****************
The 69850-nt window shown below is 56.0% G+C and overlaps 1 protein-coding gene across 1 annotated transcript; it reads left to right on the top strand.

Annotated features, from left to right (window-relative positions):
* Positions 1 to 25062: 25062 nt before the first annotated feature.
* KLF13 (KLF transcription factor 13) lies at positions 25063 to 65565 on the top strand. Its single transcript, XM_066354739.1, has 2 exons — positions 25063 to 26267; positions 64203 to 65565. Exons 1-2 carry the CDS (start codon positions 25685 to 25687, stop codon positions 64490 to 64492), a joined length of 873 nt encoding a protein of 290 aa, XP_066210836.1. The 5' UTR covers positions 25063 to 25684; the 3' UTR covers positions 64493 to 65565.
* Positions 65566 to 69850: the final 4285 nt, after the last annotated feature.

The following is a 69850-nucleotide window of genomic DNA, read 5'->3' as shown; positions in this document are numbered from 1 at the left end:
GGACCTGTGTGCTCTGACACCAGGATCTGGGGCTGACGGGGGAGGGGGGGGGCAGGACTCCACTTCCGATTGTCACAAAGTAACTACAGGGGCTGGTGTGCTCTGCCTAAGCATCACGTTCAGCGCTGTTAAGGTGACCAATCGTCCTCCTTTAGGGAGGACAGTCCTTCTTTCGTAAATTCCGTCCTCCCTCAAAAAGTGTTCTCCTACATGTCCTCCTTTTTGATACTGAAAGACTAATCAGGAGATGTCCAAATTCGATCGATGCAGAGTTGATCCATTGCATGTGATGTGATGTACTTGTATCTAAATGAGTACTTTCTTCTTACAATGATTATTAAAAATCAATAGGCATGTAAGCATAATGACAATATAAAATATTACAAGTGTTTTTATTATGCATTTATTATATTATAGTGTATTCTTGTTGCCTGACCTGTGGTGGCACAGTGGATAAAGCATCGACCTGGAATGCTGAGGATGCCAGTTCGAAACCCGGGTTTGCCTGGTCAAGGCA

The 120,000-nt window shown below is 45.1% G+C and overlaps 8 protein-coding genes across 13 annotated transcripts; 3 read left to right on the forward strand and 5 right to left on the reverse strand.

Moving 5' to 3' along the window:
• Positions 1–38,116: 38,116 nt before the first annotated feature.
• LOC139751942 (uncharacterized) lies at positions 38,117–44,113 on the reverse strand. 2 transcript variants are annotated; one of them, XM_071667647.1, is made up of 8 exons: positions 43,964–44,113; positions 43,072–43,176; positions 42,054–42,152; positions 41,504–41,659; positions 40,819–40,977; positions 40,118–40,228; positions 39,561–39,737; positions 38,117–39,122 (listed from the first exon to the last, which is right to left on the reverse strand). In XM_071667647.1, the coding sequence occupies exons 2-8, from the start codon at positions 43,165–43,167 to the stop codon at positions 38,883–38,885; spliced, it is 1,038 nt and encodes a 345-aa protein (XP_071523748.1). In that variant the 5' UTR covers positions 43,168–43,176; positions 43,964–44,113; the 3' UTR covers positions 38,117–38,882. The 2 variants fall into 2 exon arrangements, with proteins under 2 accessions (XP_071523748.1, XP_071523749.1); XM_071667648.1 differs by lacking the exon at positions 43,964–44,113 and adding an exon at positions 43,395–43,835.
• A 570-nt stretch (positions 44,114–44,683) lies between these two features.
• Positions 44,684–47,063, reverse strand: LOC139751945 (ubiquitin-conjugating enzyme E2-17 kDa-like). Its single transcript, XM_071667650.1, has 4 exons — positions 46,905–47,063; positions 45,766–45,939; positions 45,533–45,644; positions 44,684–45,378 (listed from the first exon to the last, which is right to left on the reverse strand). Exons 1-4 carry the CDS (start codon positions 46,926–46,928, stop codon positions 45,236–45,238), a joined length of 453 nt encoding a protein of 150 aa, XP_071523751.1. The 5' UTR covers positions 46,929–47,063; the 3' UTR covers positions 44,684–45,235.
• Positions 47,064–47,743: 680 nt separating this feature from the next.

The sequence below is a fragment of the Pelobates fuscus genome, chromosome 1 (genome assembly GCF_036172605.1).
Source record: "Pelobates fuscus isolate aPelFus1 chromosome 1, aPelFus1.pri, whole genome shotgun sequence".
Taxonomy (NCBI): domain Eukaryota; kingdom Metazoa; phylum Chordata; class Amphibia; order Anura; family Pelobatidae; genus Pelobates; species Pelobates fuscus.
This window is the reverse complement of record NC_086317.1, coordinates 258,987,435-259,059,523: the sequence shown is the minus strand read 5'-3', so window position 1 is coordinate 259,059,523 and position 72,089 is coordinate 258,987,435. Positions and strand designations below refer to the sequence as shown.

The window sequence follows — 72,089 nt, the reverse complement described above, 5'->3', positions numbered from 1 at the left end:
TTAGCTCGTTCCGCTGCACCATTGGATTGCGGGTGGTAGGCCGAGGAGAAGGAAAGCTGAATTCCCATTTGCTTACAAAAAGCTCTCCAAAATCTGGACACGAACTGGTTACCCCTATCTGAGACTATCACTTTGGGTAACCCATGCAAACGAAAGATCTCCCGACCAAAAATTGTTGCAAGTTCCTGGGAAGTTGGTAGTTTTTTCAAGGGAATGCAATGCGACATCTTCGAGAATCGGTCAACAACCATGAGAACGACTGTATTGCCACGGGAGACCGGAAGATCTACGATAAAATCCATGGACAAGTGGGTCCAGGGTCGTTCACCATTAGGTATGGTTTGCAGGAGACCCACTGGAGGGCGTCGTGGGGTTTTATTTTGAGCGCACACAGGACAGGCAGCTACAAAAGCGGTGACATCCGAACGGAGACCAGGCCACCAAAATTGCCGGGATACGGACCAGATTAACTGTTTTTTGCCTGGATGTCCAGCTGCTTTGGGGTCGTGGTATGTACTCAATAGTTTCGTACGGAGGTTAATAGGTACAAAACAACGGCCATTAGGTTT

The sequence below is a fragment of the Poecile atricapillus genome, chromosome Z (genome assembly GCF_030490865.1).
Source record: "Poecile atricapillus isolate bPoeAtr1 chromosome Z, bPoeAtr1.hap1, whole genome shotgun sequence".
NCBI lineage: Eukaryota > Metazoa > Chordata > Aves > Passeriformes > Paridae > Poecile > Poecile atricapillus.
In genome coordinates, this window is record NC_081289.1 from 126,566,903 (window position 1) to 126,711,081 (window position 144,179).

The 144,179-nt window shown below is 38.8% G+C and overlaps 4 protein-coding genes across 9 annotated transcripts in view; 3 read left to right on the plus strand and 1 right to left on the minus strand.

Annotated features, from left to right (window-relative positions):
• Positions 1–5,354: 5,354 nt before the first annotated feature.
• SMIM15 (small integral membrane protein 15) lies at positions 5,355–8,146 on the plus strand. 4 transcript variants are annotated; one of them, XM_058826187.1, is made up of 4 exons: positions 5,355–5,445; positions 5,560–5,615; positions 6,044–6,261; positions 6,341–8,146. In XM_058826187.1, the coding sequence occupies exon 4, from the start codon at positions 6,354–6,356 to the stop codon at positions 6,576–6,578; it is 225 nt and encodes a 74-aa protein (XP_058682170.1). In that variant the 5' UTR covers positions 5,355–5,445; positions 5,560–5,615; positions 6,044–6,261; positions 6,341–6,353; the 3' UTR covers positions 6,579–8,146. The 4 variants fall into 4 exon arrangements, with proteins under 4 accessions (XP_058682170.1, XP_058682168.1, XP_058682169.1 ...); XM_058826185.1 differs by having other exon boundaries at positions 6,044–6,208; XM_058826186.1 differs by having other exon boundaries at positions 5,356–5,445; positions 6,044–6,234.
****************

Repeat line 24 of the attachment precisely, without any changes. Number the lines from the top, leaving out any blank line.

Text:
In genome coordinates, this window is record NC_081289.1 from 126,566,903 (window position 1) to 126,711,081 (window position 144,179).